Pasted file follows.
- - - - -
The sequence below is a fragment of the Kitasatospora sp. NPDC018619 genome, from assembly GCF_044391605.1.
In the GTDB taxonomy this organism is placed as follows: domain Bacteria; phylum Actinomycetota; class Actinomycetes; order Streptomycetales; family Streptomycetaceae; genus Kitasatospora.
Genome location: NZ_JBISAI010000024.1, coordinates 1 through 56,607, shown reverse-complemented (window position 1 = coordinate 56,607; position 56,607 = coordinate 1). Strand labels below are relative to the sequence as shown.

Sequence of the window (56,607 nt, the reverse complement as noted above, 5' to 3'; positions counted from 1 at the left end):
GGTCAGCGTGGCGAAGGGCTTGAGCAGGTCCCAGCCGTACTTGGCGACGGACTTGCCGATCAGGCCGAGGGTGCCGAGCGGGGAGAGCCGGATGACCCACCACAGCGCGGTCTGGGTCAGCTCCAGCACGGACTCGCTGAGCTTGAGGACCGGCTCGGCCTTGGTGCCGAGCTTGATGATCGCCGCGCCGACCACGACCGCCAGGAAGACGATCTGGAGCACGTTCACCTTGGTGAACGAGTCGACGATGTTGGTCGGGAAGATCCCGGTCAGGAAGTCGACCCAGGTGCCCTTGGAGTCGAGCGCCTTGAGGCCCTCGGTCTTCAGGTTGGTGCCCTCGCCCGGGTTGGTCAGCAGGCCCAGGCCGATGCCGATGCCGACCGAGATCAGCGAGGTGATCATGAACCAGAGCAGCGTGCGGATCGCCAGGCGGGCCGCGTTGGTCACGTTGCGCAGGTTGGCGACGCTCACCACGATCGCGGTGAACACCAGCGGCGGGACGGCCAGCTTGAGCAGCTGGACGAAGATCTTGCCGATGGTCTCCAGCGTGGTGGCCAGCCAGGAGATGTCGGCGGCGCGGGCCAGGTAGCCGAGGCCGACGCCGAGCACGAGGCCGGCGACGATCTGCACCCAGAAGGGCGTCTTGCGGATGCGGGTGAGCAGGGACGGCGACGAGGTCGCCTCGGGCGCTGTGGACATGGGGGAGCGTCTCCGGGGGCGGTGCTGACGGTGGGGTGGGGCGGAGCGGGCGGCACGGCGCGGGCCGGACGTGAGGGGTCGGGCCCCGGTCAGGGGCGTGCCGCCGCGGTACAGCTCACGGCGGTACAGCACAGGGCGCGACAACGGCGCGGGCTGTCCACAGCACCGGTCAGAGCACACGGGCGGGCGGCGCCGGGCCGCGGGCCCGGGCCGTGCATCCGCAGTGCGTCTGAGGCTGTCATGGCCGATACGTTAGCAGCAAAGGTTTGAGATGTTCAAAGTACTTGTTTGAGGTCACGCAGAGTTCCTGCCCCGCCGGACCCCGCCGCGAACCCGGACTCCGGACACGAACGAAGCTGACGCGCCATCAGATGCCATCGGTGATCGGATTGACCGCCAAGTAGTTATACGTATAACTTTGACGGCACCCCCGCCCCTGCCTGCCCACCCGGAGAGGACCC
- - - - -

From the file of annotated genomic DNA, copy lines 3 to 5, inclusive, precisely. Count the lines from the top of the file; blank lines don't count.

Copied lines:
Genome location: NZ_JBISAI010000024.1, coordinates 1 through 56,607, shown reverse-complemented (window position 1 = coordinate 56,607; position 56,607 = coordinate 1). Strand labels below are relative to the sequence as shown.

Sequence of the window (56,607 nt, the reverse complement as noted above, 5' to 3'; positions counted from 1 at the left end):
GGTCAGCGTGGCGAAGGGCTTGAGCAGGTCCCAGCCGTACTTGGCGACGGACTTGCCGATCAGGCCGAGGGTGCCGAGCGGGGAGAGCCGGATGACCCACCACAGCGCGGTCTGGGTCAGCTCCAGCACGGACTCGCTGAGCTTGAGGACCGGCTCGGCCTTGGTGCCGAGCTTGATGATCGCCGCGCCGACCACGACCGCCAGGAAGACGATCTGGAGCACGTTCACCTTGGTGAACGAGTCGACGATGTTGGTCGGGAAGATCCCGGTCAGGAAGTCGACCCAGGTGCCCTTGGAGTCGAGCGCCTTGAGGCCCTCGGTCTTCAGGTTGGTGCCCTCGCCCGGGTTGGTCAGCAGGCCCAGGCCGATGCCGATGCCGACCGAGATCAGCGAGGTGATCATGAACCAGAGCAGCGTGCGGATCGCCAGGCGGGCCGCGTTGGTCACGTTGCGCAGGTTGGCGACGCTCACCACGATCGCGGTGAACACCAGCGGCGGGACGGCCAGCTTGAGCAGCTGGACGAAGATCTTGCCGATGGTCTCCAGCGTGGTGGCCAGCCAGGAGATGTCGGCGGCGCGGGCCAGGTAGCCGAGGCCGACGCCGAGCACGAGGCCGGCGACGATCTGCACCCAGAAGGGCGTCTTGCGGATGCGGGTGAGCAGGGACGGCGACGAGGTCGCCTCGGGCGCTGTGGACATGGGGGAGCGTCTCCGGGGGCGGTGCTGACGGTGGGGTGGGGCGGAGCGGGCGGCACGGCGCGGGCCGGACGTGAGGGGTCGGGCCCCGGTCAGGGGCGTGCCGCCGCGGTACAGCTCACGGCGGTACAGCACAGGGCGCGACAACGGCGCGGGCTGTCCACAGCACCGGTCAGAGCACACGGGCGGGCGGCGCCGGGCCGCGGGCCCGGGCCGTGCATCCGCAGTGCGTCTGAGGCTGTCATGGCCGATACGTTAGCAGCAAAGGTTTGAGATGTTCAAAGTACTTGTTTGAGGTCACGCAGAGTTCCTGCCCCGCCGGACCCCGCCGCGAACCCGGACTCCGGACACGAACGAAGCTGACGCGCCATCAGATGCCATCGGTGATCGGATTGACCGCCAAGTAGTTATACGTATAACTTTGACGGCACCCCCGCCCCTGCCTGCCCACCCGGAGAGGACCC